U.S. mortgage applications rose last week after five straight weekly declines, as lower loan rates fostered home purchases and refinancings, data from an industry trade group said on Wednesday.
The Mortgage Bankers Association said its mortgage applications index climbed by a seasonally adjusted 3.6% in the week ended April 20 to 653.3, its highest level since the week ended March 23 when it hit 671.0.
Thirty-year fixed-rate mortgages averaged 6.13%, excluding fees, down 0.09 percentage point from the prior week and 0.39 percentage point below the rate quoted in the same week a year ago.
The MBA's purchase index increased 3.7% to 411.0, and its refinancing gauge rose 3.6% to 2,081.6, both on a seasonally-adjusted basis.
Rising loan applications could help work through some of the hefty inventory of unsold homes that most economists say is impeding a sustained U.S. housing upturn.
Sales of existing homes in March staged their biggest monthly drop in over 18 years, sliding 8.4%, the National Association of Realtors said on Tuesday. The trade group pointed to frigid winter weather that key buyers at bay.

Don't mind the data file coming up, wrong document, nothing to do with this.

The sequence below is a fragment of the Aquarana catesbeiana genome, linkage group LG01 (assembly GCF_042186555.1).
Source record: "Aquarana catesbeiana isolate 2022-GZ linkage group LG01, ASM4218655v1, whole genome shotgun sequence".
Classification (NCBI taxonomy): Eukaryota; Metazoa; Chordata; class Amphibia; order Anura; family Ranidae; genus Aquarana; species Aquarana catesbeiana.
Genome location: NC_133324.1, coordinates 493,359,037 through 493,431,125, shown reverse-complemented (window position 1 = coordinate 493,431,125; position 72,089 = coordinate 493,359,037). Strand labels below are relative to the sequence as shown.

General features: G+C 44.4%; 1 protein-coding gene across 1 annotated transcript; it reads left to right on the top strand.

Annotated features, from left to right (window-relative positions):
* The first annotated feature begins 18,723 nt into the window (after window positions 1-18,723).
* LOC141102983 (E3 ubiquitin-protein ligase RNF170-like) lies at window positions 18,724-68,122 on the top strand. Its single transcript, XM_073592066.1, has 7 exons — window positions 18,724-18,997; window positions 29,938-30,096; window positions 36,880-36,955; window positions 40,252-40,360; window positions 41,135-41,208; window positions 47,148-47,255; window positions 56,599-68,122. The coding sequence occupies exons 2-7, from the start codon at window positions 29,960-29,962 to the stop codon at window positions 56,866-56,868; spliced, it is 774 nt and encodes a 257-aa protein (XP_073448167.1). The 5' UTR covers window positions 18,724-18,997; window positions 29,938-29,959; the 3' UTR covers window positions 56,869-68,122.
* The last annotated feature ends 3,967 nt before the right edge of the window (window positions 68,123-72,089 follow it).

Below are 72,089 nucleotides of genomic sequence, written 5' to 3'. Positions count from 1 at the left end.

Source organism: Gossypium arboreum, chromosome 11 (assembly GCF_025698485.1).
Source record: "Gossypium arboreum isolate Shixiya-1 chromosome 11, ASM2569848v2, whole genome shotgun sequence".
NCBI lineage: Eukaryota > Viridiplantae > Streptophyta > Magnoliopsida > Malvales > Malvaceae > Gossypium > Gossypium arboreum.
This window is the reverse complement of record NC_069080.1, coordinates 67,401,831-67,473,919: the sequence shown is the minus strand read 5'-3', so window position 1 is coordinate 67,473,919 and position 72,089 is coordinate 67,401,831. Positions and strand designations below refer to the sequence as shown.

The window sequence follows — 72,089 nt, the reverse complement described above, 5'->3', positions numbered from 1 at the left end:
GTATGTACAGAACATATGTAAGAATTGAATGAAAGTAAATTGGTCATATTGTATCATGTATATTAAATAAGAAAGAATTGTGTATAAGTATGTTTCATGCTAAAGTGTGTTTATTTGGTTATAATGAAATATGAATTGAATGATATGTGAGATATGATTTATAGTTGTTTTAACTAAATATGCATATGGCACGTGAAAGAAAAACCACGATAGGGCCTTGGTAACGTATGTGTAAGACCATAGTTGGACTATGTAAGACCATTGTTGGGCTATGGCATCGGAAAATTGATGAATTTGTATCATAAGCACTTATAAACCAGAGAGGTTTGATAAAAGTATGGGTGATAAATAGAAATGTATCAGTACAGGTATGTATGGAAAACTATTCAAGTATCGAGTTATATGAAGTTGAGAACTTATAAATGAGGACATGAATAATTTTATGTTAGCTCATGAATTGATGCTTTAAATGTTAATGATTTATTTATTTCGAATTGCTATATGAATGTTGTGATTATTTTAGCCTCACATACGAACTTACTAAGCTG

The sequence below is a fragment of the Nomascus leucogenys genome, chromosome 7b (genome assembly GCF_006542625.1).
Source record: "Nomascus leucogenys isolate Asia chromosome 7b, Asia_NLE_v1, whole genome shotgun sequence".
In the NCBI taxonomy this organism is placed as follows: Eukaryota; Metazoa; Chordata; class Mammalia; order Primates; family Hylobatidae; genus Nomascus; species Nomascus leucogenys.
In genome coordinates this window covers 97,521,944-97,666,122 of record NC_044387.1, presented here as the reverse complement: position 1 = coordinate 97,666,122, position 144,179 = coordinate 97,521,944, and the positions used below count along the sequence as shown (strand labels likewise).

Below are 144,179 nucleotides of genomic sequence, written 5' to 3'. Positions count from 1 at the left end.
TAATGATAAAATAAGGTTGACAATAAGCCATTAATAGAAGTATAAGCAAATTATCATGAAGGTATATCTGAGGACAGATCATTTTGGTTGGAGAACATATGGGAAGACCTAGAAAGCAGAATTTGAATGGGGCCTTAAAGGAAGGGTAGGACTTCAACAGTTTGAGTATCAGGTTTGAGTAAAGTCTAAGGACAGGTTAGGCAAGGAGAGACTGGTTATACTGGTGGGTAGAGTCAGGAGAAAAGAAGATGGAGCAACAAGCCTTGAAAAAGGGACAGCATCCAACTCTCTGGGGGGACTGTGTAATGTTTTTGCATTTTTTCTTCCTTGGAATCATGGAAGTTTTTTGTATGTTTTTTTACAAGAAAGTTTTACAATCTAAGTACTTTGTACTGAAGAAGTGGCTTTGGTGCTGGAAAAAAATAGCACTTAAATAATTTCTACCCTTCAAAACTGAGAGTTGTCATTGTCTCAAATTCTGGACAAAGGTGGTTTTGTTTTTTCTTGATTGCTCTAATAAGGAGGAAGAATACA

It was also the eighth straight month that the national median home price fell, according to the NAR. Homes lingering on the market unsold swelled to a 7.3-month supply, nearing this housing cycle's peak of 7.4 months seen last October.
In a separate sign that the housing picture remains dim, prices of existing U.S. single-family homes fell in February at a pace last seen almost 15 years ago, according to a Standard & Poor's/Case-Shiller home price index on Tuesday.